Happy Fourth of July, everyone! In order to celebrate our nation's favorite holiday we've compiled a list of some of the strangest Independence Day facts, courtesy of ABC News.
The Fourth of July is a spectacular day: fireworks, picnics and music all in the name of our country's freedom. So while you're out having a great time with your family and friends, here is some trivia to share:
It's well known that John Adams loved the Fourth of July, but he wrote we actually declared our independence from Britain in Philadelphia on July 2.
The Second Day of July 1776, will be the most memorable Epocha, in the History of America, Adams wrote on July 3, 1776. It ought to be solemnized with Pomp and Parade, with Shews, Games, Sports, Guns, Bells, Bonfires and Illuminations from one End of this Continent to the other from this Time forward forever more.
Here's an interesting fact, three of America's first five presidents died on July 4.
Bitter rivals John Adams, the second president, and Thomas Jefferson, the third, died hours apart on July 4, 1826, the 50th anniversary of the Declaration. Adams was 90 and passed away in Massachusetts and Jefferson was 83 and died in Virginia.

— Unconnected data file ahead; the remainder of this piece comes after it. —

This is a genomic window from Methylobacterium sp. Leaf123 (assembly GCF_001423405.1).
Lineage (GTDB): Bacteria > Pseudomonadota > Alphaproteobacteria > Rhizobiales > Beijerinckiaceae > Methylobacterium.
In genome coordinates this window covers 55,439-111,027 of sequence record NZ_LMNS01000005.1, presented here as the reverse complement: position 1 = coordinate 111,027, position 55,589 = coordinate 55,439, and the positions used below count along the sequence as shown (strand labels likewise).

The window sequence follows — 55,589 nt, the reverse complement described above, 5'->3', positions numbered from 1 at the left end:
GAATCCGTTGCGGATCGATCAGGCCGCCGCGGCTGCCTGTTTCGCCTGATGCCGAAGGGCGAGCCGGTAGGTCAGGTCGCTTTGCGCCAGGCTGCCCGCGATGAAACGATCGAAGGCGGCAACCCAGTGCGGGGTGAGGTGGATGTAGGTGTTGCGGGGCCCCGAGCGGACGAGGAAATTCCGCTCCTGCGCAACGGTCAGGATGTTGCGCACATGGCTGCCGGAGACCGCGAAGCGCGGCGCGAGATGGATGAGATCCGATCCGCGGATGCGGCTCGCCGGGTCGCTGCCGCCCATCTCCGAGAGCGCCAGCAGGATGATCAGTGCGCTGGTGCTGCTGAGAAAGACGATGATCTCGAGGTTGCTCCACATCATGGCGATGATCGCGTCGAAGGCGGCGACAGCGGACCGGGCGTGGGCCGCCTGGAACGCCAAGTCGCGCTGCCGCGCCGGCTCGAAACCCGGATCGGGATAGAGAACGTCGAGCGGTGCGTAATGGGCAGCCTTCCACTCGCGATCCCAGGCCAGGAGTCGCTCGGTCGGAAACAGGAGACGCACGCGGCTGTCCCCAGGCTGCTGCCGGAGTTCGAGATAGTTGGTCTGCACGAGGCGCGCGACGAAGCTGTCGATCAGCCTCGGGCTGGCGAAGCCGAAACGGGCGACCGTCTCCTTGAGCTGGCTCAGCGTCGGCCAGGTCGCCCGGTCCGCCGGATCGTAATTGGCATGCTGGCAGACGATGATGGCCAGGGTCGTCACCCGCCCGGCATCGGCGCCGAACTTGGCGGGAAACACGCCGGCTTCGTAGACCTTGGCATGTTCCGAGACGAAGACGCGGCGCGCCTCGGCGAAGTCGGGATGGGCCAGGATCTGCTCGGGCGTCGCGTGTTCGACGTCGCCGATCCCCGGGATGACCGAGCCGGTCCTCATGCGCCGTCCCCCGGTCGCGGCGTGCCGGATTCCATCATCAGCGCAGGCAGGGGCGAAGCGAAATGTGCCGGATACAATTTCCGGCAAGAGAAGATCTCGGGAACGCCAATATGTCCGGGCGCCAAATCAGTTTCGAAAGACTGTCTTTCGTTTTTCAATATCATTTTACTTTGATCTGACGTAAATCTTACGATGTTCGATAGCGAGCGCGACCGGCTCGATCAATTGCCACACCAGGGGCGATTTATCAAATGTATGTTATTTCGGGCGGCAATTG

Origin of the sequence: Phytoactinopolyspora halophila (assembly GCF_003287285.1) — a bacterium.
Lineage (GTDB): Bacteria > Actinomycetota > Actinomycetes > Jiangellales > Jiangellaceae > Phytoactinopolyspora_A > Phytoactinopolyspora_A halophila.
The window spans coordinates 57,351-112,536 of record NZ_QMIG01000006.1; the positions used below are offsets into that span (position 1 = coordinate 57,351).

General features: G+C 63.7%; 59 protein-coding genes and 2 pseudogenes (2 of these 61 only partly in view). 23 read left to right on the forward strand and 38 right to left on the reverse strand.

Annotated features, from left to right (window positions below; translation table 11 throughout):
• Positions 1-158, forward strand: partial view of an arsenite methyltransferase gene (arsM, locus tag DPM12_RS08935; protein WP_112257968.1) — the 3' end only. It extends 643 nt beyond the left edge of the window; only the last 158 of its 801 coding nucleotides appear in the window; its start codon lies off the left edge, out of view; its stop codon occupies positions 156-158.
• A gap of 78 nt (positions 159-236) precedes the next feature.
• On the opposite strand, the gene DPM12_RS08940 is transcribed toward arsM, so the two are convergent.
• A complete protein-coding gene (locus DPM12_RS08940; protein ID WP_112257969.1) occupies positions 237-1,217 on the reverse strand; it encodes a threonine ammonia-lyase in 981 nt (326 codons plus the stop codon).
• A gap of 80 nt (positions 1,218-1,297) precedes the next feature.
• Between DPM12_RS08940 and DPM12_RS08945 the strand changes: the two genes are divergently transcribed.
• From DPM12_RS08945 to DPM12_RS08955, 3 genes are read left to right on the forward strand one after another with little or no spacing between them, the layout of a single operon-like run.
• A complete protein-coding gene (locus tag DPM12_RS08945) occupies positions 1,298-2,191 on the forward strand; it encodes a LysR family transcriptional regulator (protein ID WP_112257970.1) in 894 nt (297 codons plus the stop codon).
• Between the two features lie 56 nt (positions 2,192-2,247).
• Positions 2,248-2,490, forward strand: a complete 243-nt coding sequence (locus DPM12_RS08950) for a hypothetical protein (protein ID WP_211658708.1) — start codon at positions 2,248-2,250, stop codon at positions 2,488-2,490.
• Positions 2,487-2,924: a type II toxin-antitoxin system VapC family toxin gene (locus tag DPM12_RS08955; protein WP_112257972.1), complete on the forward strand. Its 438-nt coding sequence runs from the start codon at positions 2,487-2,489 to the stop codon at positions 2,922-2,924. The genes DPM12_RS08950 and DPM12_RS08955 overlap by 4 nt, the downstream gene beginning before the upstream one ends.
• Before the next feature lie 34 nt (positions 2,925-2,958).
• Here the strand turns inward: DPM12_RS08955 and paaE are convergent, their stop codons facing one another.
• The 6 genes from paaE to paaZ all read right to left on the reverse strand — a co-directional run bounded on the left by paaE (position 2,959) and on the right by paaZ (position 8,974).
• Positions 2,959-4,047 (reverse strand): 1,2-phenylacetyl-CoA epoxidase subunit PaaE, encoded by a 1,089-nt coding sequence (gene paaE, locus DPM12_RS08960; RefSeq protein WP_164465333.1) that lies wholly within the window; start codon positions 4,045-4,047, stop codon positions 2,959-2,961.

The fifth president, James Monroe, died on the Fourth in 1831.
But enough talk of death on a day for celebration. Calvin Coolidge, the 30th president, and Malia Obama, daughter of the 44th, were born on the Fourth, Newser notes.
Even though the Fourth of July is America's birthday, we're not the only ones who celebrate it, surprisingly enough. Denmark began celebrating our Independence Day in 1912 after thousands of Danes immigrated to the USA, ABC News stated.
The Fourth of July wasn't a legal federal holiday until Congress declared it to be so in 1941, Purple Trail reported. It wasn't moved to the nearest Monday, like many federal holidays. It wouldn't be the Fourth of July then, would it?